Vern R. Walker
Prior to joining the Hofstra faculty, Professor Walker was a partner in the Washington, D.C., law firm of Swidler & Berlin. His practice included representation before state and federal administrative agencies and before courts on judicial review of agency actions. His administrative practice focused primarily on issues concerning public health, safety, and the environment. He also represented clients in civil litigation alleging products liability and toxic torts.
Professor Walker has a doctorate in philosophy, with specialization in knowledge theory, artificial intelligence, deductive and inductive logic, and the conceptual foundations and methodologies of the sciences. His doctoral dissertation was on the perception of objects by biological and mechanical systems. While in law practice, he worked extensively with expert witnesses and scientific evidence, and he co-authored the book Product Risk Reduction in the Chemical Industry. Since joining Hofstra, he has published extensively on the logic of legal reasoning and factfinding, on the design of factfinding processes, and on the use of scientific evidence in legal proceedings. His writings explore the substantive topics of risk assessment, risk management, and scientific uncertainty.
At Hofstra, Professor Walker teaches courses in scientific evidence, torts, logic skills for legal reasoning, products liability, administrative law, and European Union law. He is on the editorial boards of the journals Artificial Intelligence & Law and Law, Probability and Risk, as well as on the editorial review board for the International Journal of Agent Technologies and Systems, and is a past President of the Risk Assessment and Policy Association. He has been a consultant to both private and governmental institutions, in both the United States and in Europe. He also designs computer software that captures legal knowledge and models legal reasoning, and he explores ways to use logical analysis and artificial intelligence in his teaching.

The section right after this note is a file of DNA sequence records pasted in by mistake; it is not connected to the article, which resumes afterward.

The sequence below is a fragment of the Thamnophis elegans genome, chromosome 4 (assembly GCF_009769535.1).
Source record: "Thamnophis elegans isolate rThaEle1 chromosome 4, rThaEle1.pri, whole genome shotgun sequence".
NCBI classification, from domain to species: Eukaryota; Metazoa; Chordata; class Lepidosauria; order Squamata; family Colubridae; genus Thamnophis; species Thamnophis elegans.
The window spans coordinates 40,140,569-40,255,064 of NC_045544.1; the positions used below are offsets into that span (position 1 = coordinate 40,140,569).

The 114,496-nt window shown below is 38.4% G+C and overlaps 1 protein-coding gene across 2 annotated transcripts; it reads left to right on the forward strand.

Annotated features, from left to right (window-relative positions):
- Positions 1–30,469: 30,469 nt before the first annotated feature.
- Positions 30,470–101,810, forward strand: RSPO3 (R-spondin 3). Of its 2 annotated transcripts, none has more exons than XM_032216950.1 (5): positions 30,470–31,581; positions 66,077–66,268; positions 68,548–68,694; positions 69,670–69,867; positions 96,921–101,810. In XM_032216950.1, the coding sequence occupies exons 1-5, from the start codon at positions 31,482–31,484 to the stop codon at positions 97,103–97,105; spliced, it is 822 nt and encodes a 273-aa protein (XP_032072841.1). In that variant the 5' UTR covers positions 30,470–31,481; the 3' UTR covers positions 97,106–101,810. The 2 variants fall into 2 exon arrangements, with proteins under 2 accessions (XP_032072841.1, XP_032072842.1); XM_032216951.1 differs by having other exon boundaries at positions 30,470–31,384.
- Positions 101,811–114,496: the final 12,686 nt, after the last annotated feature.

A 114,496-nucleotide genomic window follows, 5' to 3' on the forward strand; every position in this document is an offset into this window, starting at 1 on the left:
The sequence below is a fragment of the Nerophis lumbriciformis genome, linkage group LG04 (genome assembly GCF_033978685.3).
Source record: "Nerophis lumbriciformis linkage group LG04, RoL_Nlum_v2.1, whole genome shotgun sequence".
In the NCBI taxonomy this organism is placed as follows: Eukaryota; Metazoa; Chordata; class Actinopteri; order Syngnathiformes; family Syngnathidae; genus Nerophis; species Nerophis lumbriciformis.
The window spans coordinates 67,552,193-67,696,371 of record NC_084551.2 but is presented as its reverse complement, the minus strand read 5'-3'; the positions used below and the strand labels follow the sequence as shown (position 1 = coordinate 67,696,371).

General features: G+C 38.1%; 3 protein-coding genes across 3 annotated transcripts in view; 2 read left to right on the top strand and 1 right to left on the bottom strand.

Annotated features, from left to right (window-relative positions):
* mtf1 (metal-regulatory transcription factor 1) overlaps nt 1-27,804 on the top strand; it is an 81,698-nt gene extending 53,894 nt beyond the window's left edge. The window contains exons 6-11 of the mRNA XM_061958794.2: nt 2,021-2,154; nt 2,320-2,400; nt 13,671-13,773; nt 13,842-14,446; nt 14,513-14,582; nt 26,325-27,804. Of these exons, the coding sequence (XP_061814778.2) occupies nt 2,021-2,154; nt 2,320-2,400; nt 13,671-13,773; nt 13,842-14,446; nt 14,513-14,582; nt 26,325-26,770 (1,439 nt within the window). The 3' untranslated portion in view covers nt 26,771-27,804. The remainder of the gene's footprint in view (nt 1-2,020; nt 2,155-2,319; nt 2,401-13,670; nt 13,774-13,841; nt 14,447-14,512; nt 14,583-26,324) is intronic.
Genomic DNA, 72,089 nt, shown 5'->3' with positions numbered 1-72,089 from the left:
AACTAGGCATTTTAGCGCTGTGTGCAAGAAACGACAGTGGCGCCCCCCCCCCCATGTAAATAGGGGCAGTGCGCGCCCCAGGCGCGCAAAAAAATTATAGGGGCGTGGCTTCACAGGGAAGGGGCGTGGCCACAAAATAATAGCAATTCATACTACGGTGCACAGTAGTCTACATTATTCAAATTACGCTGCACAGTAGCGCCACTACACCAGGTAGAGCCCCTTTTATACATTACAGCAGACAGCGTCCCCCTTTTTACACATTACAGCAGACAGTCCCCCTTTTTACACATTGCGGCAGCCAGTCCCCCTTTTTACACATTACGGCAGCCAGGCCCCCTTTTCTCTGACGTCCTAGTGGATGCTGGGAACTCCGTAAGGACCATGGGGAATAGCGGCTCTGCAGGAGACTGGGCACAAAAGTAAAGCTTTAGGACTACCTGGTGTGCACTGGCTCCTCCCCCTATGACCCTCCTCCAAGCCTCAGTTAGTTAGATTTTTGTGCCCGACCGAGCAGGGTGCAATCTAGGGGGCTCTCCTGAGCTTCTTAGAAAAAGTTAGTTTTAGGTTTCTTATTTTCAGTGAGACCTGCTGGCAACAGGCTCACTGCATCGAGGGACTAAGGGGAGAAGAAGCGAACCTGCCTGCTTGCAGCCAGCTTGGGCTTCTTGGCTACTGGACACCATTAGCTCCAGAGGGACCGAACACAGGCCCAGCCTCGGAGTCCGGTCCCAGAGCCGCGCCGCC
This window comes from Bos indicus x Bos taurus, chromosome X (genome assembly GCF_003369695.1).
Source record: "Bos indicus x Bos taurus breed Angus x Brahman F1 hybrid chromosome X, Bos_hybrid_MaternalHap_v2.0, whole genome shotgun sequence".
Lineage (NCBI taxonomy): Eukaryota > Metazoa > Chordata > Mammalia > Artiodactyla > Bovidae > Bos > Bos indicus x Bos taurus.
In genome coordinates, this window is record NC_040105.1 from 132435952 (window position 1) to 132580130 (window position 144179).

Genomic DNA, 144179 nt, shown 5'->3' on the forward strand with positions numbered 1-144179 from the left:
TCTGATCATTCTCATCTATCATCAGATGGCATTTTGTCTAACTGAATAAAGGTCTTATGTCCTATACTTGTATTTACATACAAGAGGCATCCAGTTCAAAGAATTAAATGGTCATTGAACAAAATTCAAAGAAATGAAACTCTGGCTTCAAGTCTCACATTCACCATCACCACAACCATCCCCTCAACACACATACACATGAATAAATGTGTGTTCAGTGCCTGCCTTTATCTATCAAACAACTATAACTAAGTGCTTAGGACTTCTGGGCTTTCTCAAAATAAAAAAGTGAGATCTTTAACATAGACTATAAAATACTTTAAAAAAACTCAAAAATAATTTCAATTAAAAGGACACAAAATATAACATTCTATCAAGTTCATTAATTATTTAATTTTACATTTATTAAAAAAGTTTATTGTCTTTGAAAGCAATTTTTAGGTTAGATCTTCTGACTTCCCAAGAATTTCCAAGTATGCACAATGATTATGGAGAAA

Challenges for Automated Semantic Analysis of Legal Texts
Broad access to justice under the rule of law means ensuring that similar cases are decided similarly, and for the appropriate reasons. But monitoring and evaluating the reasoning in tens of thousands of fact-specific legal cases require at least partial automation. This presentation discusses the linguistic and logical challenges to developing tools for automatically locating […]